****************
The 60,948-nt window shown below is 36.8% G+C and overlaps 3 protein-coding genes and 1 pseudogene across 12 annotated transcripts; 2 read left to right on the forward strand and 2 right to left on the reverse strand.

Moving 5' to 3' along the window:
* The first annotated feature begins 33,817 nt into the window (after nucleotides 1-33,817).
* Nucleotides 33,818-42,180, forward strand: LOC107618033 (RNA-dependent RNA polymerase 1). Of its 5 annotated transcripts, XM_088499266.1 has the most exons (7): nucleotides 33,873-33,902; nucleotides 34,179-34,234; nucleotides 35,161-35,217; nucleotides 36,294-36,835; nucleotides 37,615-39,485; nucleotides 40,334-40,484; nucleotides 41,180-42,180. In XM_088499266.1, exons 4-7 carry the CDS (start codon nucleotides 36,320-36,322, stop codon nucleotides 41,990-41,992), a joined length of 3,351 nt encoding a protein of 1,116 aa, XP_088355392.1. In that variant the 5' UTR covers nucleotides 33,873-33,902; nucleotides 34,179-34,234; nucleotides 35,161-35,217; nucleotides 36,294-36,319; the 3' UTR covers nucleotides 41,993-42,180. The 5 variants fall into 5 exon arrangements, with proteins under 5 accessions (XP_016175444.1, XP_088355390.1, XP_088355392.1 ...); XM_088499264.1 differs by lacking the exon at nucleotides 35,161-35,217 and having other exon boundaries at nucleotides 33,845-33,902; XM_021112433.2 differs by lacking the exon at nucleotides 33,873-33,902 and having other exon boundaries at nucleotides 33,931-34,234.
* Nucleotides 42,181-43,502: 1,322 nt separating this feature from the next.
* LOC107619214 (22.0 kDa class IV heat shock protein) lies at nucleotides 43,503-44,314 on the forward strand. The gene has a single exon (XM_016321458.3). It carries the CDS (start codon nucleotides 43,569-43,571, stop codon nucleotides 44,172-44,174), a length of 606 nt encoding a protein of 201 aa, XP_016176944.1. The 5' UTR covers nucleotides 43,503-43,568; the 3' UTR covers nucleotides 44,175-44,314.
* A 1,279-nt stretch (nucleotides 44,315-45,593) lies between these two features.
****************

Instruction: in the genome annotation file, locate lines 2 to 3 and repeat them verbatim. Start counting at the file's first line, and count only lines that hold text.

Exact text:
Moving 5' to 3' along the window:
* The first annotated feature begins 33,817 nt into the window (after nucleotides 1-33,817).